Confusion often arises over NHS bodies' consultation obligations, but upcoming legislation makes it ever more important to get these right, says Trevor Blythe

With service reconfiguration and the need to make financial savings both still high priorities for the NHS, it remains essential for NHS bodies to understand and meet their obligations regarding public consultation. Failure to consult will lead to a loss of public confidence, divert vital management time when a challenge is made and, in many cases, cause delay and additional expense.

NHS consultation obligations have had a long and unsatisfactory history. Confusion often arises over the timing and nature of the consultation required, particularly the timescale and the make-up of the consultee group.

The Health and Social Care Act 2001 attempted to address some of these issues, but in some respects probably made the position worse. The key provisions of the act have now been repealed – but re-enacted through the National Health Service Act 2006.

Undersection 11 of the 2001 act, (now section 242 of the 2006 act), strategic health authorities, primary care trusts, hospital trusts and foundation trusts were for the first time placed under a duty to ensure patients and prospective patients, either directly or through representatives, were 'consulted on and involved in' certain service-planning activities. This included the planning of services and the way they were provided, the development and consideration of proposed changes, and decisions of the NHS body concerned affecting the operation of those services.

Until then, consultation was only required when big changes were being contemplated, and section 11 was therefore a major innovation. Each NHS body now had to have a system in place that wove the section 11 duties of involvement and consultation into its everyday business development process.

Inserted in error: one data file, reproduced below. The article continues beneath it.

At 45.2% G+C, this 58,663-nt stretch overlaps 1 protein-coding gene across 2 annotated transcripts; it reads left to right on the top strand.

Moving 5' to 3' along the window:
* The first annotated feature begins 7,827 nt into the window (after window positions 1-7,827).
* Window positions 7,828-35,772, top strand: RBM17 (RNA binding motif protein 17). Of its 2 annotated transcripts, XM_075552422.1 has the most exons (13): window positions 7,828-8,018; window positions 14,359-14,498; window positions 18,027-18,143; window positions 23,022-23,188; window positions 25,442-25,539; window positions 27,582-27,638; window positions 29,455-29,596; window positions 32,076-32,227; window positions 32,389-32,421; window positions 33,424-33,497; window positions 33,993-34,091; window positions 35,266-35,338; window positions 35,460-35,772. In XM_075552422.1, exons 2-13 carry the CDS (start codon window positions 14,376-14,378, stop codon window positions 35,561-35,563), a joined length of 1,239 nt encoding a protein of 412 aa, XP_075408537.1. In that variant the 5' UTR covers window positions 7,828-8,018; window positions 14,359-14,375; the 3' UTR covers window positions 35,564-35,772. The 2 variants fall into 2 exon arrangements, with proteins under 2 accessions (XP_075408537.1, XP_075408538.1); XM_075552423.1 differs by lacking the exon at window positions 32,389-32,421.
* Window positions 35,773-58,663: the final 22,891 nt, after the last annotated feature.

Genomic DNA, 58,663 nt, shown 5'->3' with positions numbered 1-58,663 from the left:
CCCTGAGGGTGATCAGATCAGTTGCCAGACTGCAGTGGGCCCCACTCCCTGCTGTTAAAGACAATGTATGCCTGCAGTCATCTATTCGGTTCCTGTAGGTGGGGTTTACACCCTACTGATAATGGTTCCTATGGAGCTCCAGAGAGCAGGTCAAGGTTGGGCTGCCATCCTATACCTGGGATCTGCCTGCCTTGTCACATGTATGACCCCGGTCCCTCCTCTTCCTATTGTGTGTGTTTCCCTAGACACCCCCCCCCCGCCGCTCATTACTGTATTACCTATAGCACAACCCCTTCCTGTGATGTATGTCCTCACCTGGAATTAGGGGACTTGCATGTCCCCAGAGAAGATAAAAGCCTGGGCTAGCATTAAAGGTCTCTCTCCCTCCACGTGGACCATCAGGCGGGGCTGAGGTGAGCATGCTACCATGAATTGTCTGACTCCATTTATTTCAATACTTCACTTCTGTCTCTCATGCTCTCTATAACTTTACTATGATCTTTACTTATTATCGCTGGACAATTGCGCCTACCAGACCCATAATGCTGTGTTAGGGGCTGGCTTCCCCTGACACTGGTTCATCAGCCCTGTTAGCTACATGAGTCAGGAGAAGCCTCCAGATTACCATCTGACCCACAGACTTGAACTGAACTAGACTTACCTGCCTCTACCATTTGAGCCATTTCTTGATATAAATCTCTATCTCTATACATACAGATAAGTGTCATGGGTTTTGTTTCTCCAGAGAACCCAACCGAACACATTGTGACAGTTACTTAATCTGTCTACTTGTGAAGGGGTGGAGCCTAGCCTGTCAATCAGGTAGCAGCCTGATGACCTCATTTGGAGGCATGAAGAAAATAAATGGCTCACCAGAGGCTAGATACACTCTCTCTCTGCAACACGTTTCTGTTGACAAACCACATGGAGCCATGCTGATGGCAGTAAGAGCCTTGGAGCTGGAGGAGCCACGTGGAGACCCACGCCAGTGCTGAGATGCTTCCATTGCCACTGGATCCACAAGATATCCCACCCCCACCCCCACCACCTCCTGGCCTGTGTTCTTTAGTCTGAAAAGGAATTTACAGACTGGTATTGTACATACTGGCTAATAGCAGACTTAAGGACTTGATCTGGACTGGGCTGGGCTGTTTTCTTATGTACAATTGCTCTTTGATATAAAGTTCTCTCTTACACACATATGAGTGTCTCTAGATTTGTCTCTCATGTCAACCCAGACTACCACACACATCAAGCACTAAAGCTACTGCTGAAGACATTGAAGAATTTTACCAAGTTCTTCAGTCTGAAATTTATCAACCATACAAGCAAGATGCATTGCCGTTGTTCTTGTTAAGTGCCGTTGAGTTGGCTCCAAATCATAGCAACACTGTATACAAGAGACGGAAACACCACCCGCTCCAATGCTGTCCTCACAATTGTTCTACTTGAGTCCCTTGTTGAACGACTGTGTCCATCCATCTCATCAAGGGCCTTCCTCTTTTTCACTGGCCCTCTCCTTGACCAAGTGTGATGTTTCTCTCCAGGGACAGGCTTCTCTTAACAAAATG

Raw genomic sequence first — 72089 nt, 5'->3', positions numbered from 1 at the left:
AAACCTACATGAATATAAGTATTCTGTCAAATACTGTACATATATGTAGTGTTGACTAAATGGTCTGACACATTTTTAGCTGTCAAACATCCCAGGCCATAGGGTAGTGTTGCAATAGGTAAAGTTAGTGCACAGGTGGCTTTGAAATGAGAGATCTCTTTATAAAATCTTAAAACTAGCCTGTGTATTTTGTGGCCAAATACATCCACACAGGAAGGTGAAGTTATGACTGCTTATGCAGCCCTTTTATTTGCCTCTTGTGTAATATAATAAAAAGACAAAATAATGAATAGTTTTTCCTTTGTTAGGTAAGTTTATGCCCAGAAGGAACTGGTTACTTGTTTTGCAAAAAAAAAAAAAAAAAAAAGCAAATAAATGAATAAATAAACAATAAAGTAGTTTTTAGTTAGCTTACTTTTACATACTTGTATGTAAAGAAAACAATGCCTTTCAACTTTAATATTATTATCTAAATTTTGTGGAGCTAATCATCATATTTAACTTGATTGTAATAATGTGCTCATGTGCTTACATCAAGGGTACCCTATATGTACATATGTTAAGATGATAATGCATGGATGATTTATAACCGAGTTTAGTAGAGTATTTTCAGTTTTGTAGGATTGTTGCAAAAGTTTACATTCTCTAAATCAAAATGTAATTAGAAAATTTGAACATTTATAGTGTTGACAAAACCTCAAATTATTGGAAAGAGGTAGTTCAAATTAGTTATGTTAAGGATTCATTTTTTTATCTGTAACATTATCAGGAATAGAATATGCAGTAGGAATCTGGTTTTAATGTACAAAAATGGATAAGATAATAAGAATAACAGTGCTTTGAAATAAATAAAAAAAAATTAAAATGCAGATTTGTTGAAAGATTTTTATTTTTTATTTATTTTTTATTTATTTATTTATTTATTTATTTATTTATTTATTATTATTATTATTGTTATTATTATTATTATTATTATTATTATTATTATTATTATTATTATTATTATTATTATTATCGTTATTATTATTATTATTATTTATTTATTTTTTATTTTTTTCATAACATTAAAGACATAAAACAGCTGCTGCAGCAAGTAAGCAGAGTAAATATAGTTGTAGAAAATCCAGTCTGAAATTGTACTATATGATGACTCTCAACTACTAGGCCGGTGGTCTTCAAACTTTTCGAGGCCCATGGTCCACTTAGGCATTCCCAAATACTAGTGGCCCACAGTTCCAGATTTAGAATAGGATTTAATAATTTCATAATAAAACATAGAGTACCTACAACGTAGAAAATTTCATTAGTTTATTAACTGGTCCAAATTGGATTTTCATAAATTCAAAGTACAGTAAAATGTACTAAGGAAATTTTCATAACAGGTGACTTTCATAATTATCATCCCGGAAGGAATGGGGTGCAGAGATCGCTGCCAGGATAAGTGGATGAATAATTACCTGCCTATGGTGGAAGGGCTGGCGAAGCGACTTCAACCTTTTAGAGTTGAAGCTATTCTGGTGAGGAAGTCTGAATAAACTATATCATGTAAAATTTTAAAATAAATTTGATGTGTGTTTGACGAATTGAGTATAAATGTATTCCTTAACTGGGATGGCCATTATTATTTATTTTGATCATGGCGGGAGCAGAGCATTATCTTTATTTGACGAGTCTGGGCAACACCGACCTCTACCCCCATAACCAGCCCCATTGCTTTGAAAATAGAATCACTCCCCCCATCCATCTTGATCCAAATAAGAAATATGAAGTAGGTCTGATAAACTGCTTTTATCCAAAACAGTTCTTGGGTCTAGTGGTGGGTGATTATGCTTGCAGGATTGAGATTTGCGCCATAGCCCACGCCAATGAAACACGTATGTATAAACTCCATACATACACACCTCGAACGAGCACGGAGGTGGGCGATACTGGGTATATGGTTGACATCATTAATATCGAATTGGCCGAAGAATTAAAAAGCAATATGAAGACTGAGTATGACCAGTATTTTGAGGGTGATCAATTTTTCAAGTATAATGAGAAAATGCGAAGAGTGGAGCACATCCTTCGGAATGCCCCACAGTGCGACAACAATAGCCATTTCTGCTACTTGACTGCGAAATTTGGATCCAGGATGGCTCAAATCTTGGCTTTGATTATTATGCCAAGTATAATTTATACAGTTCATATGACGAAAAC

Stumbling blocks

One immediate difficulty in this was judging the appropriate level of patient involvement, which needed to be flexible to reflect the nature and impact of what was under consideration.

Another challenge was in deciding the appropriate period for consultation. If patients and their representatives were well integrated into the service planning process, their continuous ‘involvement and consultation’ in that way was often sufficient and in many cases the consultation requirements could be satisfied merely by consulting the patients forum. However, more substantial changes would usually involve a formal referral to the local overview and scrutiny committee and might also require full, formal public consultation as well.

In terms of the duty to consult the committee,knowing when a substantial development of the health service or a substantial variation in the provision of the services is proposed can be difficult.

For example, in some circumstances – such as the closure of a hospital or a major reconfiguration of a critical service – the answer is self-evident. However, problems arise where a proposal is thought to be on the margins. In such cases, a judgement call is more difficult.

In the spirit of co-operation, an NHS body might choose to discuss matters with its local committee in accordance with their agreed protocol, but one should distinguish between those occasions where there is a statutory duty to do so and those where there is none and the NHS body is merely 'advising' the committee of a possible change. Blurring this distinction can lead to the NHS body assuming greater consultation obligations than exist at law.

Immediate action

Provisions in the overview and scrutiny committee regulations allow immediate action to be taken without prior consultation where an emergency arises that could put patient or staff safety at risk. Foundation trusts are not under the same obligations as other NHS bodies. They only need to consult the committee where the trust proposes to apply to Monitor to vary its authorisation and, if successful, the application would result in a substantial variation in the provision by the foundation trust of protected goods or services in its area.

With the Local Government and Public Involvement in Health Bill expected to become law in the next couple of months, new and significant changes to the consultation regime will be introduced. Patients' forums will be abolished, to be replaced by Local Involvement Networks, with whom NHS trusts, foundation trusts and PCTs will all have to engage. PCTs will have to consult before making commissioning decisions. In addition, the section 242 duty is being redefined and clarified. NHS bodies will therefore need to keep abreast of developments in this area as the regime changes once again.

Does any of this matter? Well, yes. Leaving aside the positive benefits of consultation, not all changes are universally welcomed. If the proper consultation has not been conducted, the decision to proceed can be challenged and, in a flagrant case of non-compliance, such a challenge would, in legal terms, be virtually indefensible.